• WordNet 3.6
    • n perspicaciousness intelligence manifested by being astute (as in business dealings)
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Century Dictionary and Cyclopedia
    • n perspicaciousness The character of being perspicacious; acuteness of sight; perspicacity.
    • ***


In literature:

Such a policy was, of course, indicative of a shrewd and perspicacious mind.
"Catherine de' Medici" by Honore de Balzac
Hippolyte Ceres, without being either very subtle, or very perspicacious, noticed that there was something different in his home.
"Penguin Island" by Anatole France
He knew him to be nervous, on the one hand, and perspicacious on the other.
"Cosmopolis, Complete" by Paul Bourget
My readers have doubtless made the perspicacious surmise that I was little seen in the college classrooms.
"Autobiography of a YOGI" by Paramhansa Yogananda
His understanding was strong and perspicacious.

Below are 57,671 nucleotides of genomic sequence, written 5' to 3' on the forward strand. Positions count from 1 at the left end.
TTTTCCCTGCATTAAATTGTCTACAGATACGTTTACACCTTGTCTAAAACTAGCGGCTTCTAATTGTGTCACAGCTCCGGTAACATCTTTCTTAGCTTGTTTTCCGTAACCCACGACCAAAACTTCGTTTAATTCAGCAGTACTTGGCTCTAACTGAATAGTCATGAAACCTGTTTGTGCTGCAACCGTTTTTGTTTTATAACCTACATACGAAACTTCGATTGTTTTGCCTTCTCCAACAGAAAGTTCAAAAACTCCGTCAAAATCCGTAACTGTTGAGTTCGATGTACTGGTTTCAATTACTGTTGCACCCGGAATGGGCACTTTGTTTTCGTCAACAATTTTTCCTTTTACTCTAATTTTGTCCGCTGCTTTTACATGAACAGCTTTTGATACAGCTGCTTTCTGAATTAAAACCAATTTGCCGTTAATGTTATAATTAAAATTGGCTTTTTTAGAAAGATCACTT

"Captain Cook's Journal During the First Voyage Round the World" by James Cook
But he was less perspicacious than the older man.
"A Florida Sketch-Book" by Bradford Torrey
All this is worthy the investigation of our acute and perspicacious colleague, Dr. Holmes.
"A further contribution to the study of the mortuary customs of the North American Indians" by H. C. Yarrow
The anger and hatred of a people are perspicacious.
"A Popular History of France From The Earliest Times Volume V. of VI." by Francois Pierre Guillaume Guizot
Generous and courageous and perspicacious.
"Romance" by Joseph Conrad and F.M. Hueffer
And this is how that perspicacious matron read those signs.
"The President" by Alfred Henry Lewis

In science:

His perspicacious graph (Fig. 3 spawned great progress in understanding and exploiting the fluctuations of the spacings between steps.
Using the Wigner-Ibach Surmise to Analyze Terrace-Width Distributions: History, User's Guide, and Advances